• SAMBA, like much open source, has many different versions (100s) that have been picked up by the various different hardware manufacturers (running on multiple trimmed down variants of Linux), they’ve individually tweaked them, forked the code, and do not necessarily update them. The result is that while some of the latest versions of SAMBA do seem to implement ReplaceFile correctly, many of the networked hard drives seem to use versions that don’t implement ReplaceFile well. Such is the nature of open source. [Whereas if you have a Windows Server, XP or Vista machine and you stay fully up to date on your Windows Updates they are all the same (well each OS is) and known to work and be reliable. ]
    • This tends to hit OneNote more than other apps, because most apps don’t use ReplaceFile. Most apps just open a file, with an exclusive lock on it, then save it and release when they’re done. Because OneNote has multiple simultaneous users on a notebook things are a little more complicated. Also we use ReplaceFile to safely do operations like optimizing the file (we optimize a copy then replace the original, ReplaceFile is supposed to be atomic and safe). Other applications that tend to behave a little more like OneNote are Money and Quicken and things that have database type continual access. So these apps will often exhibit issues working against these networked hard drives too.
    • Basically the most common and therefore well tested aspects of the SMB protocol and file system semantics work fine on these devices. But if you have an app that uses a broader set then they can run into trouble.
    • Because of these issues above I’m not sure how much I’d trust these SAMBA hard drives, given other things that aren’t well tested (like ReplaceFile) may be buggy too. We’ve seen other issues on SAMBA shares, including corruption.
  3. Password prompts

    • You may get an infobar on the notebook (yellow message bar at the top of the page) saying that you need a password.
    • Click this and then enter the user name and password for the notebook on which the server is located
    • If you check "remember this password" then you won’t get asked for it in future and OneNote will just be able to automatically sync. Otherwise you’ll need to reenter it every time you restart.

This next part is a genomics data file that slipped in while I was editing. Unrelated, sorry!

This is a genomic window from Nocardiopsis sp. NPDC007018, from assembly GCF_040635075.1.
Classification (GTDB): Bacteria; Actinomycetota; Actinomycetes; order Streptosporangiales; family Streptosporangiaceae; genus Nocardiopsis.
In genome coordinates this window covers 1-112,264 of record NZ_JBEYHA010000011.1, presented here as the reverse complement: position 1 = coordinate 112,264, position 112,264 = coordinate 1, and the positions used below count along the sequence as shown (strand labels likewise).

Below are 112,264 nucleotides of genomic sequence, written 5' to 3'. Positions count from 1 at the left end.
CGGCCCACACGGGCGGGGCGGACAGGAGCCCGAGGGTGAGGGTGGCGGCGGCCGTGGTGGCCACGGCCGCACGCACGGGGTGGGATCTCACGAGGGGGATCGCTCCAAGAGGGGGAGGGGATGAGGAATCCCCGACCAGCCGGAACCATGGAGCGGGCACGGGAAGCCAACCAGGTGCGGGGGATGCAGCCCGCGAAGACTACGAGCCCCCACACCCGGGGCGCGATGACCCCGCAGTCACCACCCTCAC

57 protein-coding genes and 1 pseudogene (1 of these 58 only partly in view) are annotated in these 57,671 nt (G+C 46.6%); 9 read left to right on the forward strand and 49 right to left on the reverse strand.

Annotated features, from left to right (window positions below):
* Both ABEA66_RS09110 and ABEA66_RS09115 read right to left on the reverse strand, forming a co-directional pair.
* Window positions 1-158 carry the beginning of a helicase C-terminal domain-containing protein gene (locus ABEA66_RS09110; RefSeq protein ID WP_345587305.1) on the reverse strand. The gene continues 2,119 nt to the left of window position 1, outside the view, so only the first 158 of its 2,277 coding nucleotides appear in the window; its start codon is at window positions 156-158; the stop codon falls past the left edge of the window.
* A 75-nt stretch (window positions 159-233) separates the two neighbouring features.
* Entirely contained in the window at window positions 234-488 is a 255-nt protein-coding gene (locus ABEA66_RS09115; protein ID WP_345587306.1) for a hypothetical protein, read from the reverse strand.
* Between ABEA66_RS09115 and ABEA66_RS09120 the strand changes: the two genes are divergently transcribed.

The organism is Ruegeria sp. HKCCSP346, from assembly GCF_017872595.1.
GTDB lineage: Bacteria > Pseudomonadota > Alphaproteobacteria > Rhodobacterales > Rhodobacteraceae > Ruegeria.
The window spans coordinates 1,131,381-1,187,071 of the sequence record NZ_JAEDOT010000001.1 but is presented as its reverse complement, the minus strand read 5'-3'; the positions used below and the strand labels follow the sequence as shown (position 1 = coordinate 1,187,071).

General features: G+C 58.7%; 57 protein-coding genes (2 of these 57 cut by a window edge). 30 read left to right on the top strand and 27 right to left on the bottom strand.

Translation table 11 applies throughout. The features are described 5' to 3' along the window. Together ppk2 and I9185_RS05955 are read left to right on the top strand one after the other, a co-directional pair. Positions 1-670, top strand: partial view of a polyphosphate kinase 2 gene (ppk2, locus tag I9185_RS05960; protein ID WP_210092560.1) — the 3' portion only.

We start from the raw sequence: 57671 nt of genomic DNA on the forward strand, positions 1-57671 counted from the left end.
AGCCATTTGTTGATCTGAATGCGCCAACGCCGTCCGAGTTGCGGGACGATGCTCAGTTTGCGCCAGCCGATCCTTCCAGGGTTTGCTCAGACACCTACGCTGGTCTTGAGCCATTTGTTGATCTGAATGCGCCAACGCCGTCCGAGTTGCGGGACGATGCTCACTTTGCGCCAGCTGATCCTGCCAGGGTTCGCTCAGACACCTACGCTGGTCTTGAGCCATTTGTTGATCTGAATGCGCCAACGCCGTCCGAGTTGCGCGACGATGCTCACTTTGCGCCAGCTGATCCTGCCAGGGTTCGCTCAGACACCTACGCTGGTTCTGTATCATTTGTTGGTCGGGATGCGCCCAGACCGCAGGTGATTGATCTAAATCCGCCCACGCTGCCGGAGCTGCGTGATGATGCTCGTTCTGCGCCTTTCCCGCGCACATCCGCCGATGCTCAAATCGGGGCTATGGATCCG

4. Windows Offline Files causes duplicate copies of sections if edited from more than one machine, or edits from one machine don’t seem to be showing up or are lost.

    • Windows Offline Files might deserve a post all of its own… see this article on Windows Offline Files  for an overview.
    • Windows Offline Files provides cached access to network file shares when you’re offline from them. Note that OneNote also has its own cache that enables it to work offline, and do things like multi-user edit, sync and merge automatically.
    • Windows Offline Files is great for things like work laptops that connect to your network share at work, and you want access to the same files while traveling or out of office. It’s used when you have your Documents folder redirected to a network share for example.
    • However, it means that when you are offline, OneNote is working against a local cached copy of the file (cached by Windows separate to the OneNote cache). This interferes with OneNote’s ability to merge changes from multiple machines. Basically machine A and B both sync to a Windows Offline Files local cache copy. To OneNote it looks like it wrote to the server (because the Windows Offline Files cache is meant to be transparent in this respect). Then later when you’re online Windows Offline Files replicates these two (now different) files up to the server. Windows Offline Files doesn’t know anything about how to merge OneNote files, so it just gives you the option to keep both copies or replace one with the other.  Depending on what you choose you’ll either end up with duplicate section files in the notebook (that are slightly different) or losing one set of changes. And on Vista if you don’t resolve the Windows Offline Files conflict (it shows up in the Sync Center in the taskbar) then you’ll be continuing to work against the local copy in the Windows Offline Files cache and won’t even see the changes from the other machine at all.
    • How to avoid this:
      • If it’s only you accessing the files (e.g. laptop and desktop both pointing to the same server Documents folder), then before switching machines and making edits:
        • Make sure OneNote is in sync (F9 on the keyboard will force sync) on the machine you’re leaving
        • Make sure Windows Offline Files is in sync (can force sync from the sync center in notification area on Vista)
        • Then when you get on the other machine make sure Windows Offline Files is in sync there before starting to edit in OneNote
      • If multiple people are sharing the files
        • Don’t use Windows Offline Files on this share. Or move the notebook to another  file share.